Contingent Control Rights and Managerial Incentives: The Design of Long-Term Debt
44 Pages Posted: 5 Mar 2002
This paper investigates the optimal design of long-term financial contracts when future investments are non-contractible ex-ante.
We show that creditors are willing to write long-term debt if they are granted the right to replace the manager, extend debt maturity and take over the company as a going concern upon default. It is the combination of these control rights that makes these contracts sustainable. The threat of dismissal induces the manager to comply with the contract and make appropriate investments during the life of the contract even when these investments cannot be contracted upon. But it is the creditors' ability to extend the maturity of the contract upon default that makes this threat credible.
We further show that if equity and debt has the same concentration, equally strong legal rights and if there are no tax benefits of holding debt, then a project that can raise long-term debt can also raise outside equity but the reverse is not true: there are projects that cannot issue debt but may still obtain outside equity financing. This is so because of the nature of the debtholders' control rights in no-default states. Since debtholders have contingent control rights, they cannot exercise control unless default has occurred. Hence, the manager can plan his strategic default ahead of time and milk the assets prior to default. For this reason, strategic default is more profitable for the manager when debt is used. Hence, the manager demands a higher compensation threshold in the case of debt financing. This is an endogenous indirect bankruptcy cost. The presence of this cost provides a rationale for a tax code that favors debt. With a code that allows for the tax-deductibility of interest, competition among investors increases since investors can trade off this bankruptcy cost against the tax benefits of debt. When interest is tax-deductible, projects with safe cash flows will strictly prefer to raise debt and projects with more volatile cash flows will issue outside equity.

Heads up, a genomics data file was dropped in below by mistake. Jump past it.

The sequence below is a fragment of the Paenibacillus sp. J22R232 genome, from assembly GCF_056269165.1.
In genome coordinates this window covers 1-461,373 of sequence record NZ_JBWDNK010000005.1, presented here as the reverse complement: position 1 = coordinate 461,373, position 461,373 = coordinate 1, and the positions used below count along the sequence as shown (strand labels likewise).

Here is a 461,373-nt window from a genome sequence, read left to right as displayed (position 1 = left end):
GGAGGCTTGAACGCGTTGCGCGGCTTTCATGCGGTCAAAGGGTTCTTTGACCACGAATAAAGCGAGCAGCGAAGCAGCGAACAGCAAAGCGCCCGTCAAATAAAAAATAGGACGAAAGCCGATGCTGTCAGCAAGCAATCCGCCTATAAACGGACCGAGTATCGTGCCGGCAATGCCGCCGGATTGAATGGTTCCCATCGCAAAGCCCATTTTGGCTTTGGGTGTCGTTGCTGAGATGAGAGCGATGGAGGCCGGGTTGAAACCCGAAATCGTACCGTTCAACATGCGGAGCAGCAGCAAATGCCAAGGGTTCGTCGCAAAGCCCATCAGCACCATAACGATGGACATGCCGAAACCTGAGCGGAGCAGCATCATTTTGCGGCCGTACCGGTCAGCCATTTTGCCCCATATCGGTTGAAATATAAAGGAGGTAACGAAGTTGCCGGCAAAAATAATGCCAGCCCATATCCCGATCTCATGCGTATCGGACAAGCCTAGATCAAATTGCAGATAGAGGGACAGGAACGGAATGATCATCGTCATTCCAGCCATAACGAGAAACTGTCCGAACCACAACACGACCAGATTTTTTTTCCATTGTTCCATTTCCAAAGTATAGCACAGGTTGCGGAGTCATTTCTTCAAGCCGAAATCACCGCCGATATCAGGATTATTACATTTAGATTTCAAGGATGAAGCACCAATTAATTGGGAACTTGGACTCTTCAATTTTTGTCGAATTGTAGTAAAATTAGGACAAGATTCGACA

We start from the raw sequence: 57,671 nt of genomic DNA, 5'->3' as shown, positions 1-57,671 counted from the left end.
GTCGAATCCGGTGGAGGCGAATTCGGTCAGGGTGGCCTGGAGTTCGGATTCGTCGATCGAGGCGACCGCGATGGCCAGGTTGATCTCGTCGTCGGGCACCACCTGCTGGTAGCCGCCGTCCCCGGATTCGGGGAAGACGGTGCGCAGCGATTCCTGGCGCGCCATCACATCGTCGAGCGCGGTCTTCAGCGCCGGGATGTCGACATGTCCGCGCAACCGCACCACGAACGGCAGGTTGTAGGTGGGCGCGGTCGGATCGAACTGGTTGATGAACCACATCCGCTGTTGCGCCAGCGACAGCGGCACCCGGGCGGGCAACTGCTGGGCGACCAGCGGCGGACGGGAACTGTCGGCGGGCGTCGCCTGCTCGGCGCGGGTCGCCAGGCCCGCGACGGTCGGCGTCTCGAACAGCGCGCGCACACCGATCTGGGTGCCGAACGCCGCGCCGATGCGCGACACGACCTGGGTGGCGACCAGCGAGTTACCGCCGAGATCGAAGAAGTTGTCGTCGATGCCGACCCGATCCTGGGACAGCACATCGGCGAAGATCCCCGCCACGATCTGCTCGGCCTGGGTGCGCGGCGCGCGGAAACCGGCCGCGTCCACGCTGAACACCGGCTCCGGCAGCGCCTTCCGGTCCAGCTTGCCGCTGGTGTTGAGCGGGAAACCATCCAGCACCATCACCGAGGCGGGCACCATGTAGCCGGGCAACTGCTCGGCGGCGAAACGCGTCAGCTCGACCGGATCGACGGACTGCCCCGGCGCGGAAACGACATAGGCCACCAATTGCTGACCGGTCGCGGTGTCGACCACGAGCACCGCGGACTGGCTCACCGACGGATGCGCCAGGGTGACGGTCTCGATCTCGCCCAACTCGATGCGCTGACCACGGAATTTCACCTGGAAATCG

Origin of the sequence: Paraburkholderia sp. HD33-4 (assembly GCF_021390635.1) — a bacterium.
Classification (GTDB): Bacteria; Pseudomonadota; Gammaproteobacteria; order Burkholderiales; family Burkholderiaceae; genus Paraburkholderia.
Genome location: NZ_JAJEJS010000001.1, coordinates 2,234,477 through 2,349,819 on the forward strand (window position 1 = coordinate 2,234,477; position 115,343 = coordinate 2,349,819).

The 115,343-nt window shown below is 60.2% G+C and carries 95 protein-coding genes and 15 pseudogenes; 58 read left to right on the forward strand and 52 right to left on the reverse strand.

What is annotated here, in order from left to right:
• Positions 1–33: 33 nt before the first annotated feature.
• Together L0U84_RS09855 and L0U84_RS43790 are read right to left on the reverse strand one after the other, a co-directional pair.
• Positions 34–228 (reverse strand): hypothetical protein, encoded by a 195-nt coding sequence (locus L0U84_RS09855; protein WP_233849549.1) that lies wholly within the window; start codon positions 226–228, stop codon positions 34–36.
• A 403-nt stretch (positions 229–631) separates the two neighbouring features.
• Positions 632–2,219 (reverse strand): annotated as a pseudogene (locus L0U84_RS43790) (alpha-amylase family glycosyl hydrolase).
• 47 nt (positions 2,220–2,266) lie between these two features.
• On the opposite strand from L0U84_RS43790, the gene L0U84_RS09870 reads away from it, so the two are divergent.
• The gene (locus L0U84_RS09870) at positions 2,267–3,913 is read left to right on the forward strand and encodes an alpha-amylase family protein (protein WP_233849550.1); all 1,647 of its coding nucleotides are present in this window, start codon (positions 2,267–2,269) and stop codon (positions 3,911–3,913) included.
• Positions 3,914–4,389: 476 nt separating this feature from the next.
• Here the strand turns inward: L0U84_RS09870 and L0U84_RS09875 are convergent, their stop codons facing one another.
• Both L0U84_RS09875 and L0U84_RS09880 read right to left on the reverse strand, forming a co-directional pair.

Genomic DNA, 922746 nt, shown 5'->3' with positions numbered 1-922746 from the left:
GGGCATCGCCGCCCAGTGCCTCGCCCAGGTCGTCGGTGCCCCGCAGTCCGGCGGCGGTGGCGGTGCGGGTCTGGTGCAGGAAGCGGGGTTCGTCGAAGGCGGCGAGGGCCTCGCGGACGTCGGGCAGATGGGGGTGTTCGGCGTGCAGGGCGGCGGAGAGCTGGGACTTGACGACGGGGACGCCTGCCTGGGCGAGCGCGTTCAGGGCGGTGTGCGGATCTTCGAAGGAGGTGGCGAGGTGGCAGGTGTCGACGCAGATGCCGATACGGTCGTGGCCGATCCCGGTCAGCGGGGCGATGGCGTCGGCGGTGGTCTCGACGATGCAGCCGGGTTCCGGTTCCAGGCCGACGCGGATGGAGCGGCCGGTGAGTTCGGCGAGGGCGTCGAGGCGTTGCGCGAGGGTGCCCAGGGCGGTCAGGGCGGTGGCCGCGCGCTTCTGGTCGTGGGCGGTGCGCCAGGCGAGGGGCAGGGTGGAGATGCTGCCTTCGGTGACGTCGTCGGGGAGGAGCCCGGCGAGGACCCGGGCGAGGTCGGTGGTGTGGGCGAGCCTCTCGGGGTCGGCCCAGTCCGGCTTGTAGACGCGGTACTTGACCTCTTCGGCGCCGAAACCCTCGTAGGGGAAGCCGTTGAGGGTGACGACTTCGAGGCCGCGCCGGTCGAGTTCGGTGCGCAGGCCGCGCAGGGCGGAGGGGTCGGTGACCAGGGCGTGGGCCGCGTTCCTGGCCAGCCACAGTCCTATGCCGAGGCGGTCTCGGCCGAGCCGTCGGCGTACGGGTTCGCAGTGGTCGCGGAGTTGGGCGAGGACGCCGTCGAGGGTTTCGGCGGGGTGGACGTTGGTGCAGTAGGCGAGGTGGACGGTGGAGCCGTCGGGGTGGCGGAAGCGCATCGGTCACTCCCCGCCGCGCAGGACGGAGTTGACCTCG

Keywords: security design, long-term debt, control rights, maturity, moral hazard, strategic default
JEL Classification: G34, L14
Suggested Citation: Suggested Citation